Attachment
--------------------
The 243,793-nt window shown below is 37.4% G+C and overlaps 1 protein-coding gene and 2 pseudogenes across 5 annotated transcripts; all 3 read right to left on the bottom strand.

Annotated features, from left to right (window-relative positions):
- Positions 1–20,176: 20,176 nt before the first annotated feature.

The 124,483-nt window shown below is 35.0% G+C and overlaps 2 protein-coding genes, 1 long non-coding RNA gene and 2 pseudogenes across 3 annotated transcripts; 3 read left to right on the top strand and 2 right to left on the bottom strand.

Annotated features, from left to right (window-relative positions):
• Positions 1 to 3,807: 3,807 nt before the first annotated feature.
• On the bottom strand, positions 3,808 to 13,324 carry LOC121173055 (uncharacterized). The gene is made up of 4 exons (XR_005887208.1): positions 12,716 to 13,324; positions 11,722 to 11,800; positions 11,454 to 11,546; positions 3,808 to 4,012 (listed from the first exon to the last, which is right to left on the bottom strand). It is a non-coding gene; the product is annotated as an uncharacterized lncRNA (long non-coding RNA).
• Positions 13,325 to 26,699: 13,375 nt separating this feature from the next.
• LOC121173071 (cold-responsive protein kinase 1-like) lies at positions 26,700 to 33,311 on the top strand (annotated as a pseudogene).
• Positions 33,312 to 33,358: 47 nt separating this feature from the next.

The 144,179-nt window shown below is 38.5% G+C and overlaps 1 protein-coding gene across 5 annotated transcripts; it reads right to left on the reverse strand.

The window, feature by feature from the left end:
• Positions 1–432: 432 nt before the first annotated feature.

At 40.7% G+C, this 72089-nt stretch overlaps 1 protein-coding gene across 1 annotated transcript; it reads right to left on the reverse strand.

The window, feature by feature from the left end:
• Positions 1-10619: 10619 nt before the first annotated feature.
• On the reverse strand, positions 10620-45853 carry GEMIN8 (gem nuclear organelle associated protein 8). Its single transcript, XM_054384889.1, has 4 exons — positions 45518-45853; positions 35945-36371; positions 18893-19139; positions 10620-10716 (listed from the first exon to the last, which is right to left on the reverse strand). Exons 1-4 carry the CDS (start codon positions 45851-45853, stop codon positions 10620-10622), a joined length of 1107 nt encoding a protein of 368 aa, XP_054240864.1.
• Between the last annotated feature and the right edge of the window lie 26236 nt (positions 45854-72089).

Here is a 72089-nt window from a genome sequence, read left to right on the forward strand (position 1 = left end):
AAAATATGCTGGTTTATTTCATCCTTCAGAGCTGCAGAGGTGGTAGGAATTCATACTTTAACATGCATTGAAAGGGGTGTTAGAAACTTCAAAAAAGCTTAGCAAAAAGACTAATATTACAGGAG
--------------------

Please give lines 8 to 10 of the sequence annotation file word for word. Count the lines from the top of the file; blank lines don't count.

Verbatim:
• Positions 13,325 to 26,699: 13,375 nt separating this feature from the next.
• LOC121173071 (cold-responsive protein kinase 1-like) lies at positions 26,700 to 33,311 on the top strand (annotated as a pseudogene).
• Positions 33,312 to 33,358: 47 nt separating this feature from the next.